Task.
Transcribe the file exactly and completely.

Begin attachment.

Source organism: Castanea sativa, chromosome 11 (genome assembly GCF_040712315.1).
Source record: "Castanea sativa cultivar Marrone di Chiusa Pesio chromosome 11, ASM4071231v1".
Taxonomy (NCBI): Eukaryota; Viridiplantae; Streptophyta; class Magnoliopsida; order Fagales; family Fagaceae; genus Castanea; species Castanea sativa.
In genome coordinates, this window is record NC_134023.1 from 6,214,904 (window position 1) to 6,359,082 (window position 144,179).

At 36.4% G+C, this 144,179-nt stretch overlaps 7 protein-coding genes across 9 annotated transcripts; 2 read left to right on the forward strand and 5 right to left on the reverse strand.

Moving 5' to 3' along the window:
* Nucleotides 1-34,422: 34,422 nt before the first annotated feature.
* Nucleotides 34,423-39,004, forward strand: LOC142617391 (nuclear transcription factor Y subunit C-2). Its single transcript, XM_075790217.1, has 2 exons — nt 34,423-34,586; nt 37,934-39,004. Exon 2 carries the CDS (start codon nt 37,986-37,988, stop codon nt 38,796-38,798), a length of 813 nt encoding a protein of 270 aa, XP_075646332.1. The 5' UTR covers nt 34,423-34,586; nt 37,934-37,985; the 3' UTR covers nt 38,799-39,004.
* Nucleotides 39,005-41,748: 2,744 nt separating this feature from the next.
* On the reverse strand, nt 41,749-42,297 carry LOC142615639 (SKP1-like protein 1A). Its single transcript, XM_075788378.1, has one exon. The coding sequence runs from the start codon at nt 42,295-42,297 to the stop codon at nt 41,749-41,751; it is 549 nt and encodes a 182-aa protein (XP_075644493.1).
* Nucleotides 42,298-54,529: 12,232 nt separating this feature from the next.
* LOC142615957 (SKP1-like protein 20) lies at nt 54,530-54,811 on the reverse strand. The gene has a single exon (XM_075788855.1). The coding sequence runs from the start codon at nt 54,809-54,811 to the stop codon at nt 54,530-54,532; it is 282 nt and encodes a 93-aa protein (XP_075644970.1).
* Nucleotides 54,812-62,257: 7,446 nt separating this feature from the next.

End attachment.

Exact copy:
Source organism: Castanea sativa, chromosome 11 (genome assembly GCF_040712315.1).
Source record: "Castanea sativa cultivar Marrone di Chiusa Pesio chromosome 11, ASM4071231v1".
Taxonomy (NCBI): Eukaryota; Viridiplantae; Streptophyta; class Magnoliopsida; order Fagales; family Fagaceae; genus Castanea; species Castanea sativa.
In genome coordinates, this window is record NC_134023.1 from 6,214,904 (window position 1) to 6,359,082 (window position 144,179).

At 36.4% G+C, this 144,179-nt stretch overlaps 7 protein-coding genes across 9 annotated transcripts; 2 read left to right on the forward strand and 5 right to left on the reverse strand.

Moving 5' to 3' along the window:
* Nucleotides 1-34,422: 34,422 nt before the first annotated feature.
* Nucleotides 34,423-39,004, forward strand: LOC142617391 (nuclear transcription factor Y subunit C-2). Its single transcript, XM_075790217.1, has 2 exons — nt 34,423-34,586; nt 37,934-39,004. Exon 2 carries the CDS (start codon nt 37,986-37,988, stop codon nt 38,796-38,798), a length of 813 nt encoding a protein of 270 aa, XP_075646332.1. The 5' UTR covers nt 34,423-34,586; nt 37,934-37,985; the 3' UTR covers nt 38,799-39,004.
* Nucleotides 39,005-41,748: 2,744 nt separating this feature from the next.
* On the reverse strand, nt 41,749-42,297 carry LOC142615639 (SKP1-like protein 1A). Its single transcript, XM_075788378.1, has one exon. The coding sequence runs from the start codon at nt 42,295-42,297 to the stop codon at nt 41,749-41,751; it is 549 nt and encodes a 182-aa protein (XP_075644493.1).
* Nucleotides 42,298-54,529: 12,232 nt separating this feature from the next.
* LOC142615957 (SKP1-like protein 20) lies at nt 54,530-54,811 on the reverse strand. The gene has a single exon (XM_075788855.1). The coding sequence runs from the start codon at nt 54,809-54,811 to the stop codon at nt 54,530-54,532; it is 282 nt and encodes a 93-aa protein (XP_075644970.1).
* Nucleotides 54,812-62,257: 7,446 nt separating this feature from the next.